Equestrian statue of Lord Mayo, an outstanding British Administrator, Colonial India

Lord Mayo - Barrackpore ,West Bengal. flickr.com

Above image: This  equestrian statue is in Barrackpore, West Bengal; one of the statues in the garden of Flagstaff House.   Sculptor: Thomas Thornycroft (1815 – 1885) was an English sculptor and engineer. He spent four years as an assistant to the sculptor John Francis. In 1840 he married Francis’ daughter, Mary, who was also a sculptor.  He worked in the studio of  John Francis (as did the sculptor of the statue of Queen Victoria in Bombay).  He was also responsible for the statue of Queen Boadicea  at Westminster Bridge, London..........................

Lord Mayo. executedtoday.com

Above image:  (Illustrated London News, 8 January 1876). This equestrian beautiful statue stood at the junction of Mayo Road and Duffrin Road near the Maidan for more than ninety years, but was later removed.  When Lord Mayo's statue was opened  in June  1872 at a  simple public ceremony, many royals were present.  One Mr Bullen Smith  read an address, ''The Prince expressed a melancholy satisfaction at unveiling the statue of one whom he had been proud to call his friend, and who would have left a great name among Indian Viceroys had he lived. On behalf of the widow, children and friends of Lord Mayo he thanked the committee for what they had done, in honour of his memory. The Prince then unveiled the statue, that is a good likeness''...................................

In 2007, a statue of Lord Mayo was  accidentally unearthed in Jaipur, Rajasthan. The 9-foot-tall (2.7 m) cast-iron statue, weighing around 3 tons, was sculpted at the request of  Maharajah Ram Singh ji of Jaipur, as a tribute to Lord Mayo  soon after his assassination. The sculptors were J. Forsyth and R. Monti. It  was on the premises of Mayo Hospital, Jaipur, now called the Mahilya Chikatsalya. The statue is  shifted and is now in Mayo College, Ajmir, Rajasthan.

.Equestrian statue of Lord Mayo, Kolkata.oldindianphotos.in

Richard South Well Bourke (1822 –1872), British Conservative party politician of repute in  1869  became the fourth Viceroy of India where he was often referred to as “Lord Mayo”.  Mayo was born in Dublin, entered parliament in 1847, thrice appointed Chief Secretary for Ireland – in 1852, 1858 and 1866.  Being a good statesmen and hard worker,  no time was lost when he was the chief administrator and he began consolidating the troublesome  NW frontiers of India and restructured  the country’s finances. Besides, he also focused  his attention to other areas like irrigation, railways, forests and other useful public works. The first two fields  got his priorities. Better irrigation meant better food production that was good for the country. Improvements and expansion of the railways meant better access to the resources and easy connectivity to the major harbor areas for exports. Besides, with better railroad connection, he could move the military across the country without any difficulties The very first census took place in 1872 under his administration. The European-oriented Mayo College at Ajmer was founded by him for the education of young Indian chiefs, with £70,000 being subscribed by the chiefs themselves.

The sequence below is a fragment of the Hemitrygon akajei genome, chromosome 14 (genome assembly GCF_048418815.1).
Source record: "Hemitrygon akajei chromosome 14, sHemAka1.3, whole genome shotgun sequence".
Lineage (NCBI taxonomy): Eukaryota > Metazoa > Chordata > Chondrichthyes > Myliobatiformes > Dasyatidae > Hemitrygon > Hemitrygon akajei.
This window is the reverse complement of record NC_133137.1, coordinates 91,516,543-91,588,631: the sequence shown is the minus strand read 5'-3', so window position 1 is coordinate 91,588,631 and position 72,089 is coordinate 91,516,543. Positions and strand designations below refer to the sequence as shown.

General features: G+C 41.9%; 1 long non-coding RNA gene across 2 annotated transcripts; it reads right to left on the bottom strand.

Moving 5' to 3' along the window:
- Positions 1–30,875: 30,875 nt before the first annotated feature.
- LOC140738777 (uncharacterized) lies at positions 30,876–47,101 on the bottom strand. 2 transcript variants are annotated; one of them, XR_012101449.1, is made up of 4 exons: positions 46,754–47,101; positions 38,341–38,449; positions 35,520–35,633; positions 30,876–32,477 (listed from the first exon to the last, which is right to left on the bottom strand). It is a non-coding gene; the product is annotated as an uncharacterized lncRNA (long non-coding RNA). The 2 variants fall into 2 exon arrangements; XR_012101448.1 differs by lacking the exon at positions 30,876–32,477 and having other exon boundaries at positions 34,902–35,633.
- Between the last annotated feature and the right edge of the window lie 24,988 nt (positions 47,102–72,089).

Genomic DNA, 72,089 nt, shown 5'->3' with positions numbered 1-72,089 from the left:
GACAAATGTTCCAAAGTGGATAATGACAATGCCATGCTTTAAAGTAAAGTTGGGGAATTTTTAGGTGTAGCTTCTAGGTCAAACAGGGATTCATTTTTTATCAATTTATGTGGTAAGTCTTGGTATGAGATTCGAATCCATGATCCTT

Unfortunately while on a visit to the convict settlement  there on the Andaman Islands at Port Blair  to examine the prison conditions and welfare of the convicts, he was assassinated by Sher Ali Afridi, an Afghan  tribesman.  Earlier his brother Abdulla stabbed to death the acting chief Justice of the Court in Calcutta John Paxton Norman in the same year. Justice Norman, it is said, pronounced biased judgements  on the NW frontier tribes linking them with Wahhabism. 

As for Mayo his  body was taken to to Ireland, his native place  for burial at the medieval ruined church in Johns town, County Kildare, near his home at Palmerstown House. Assassin Sher Ali, was hanged to death because it was a premeditated murder of the highest British official on duty. .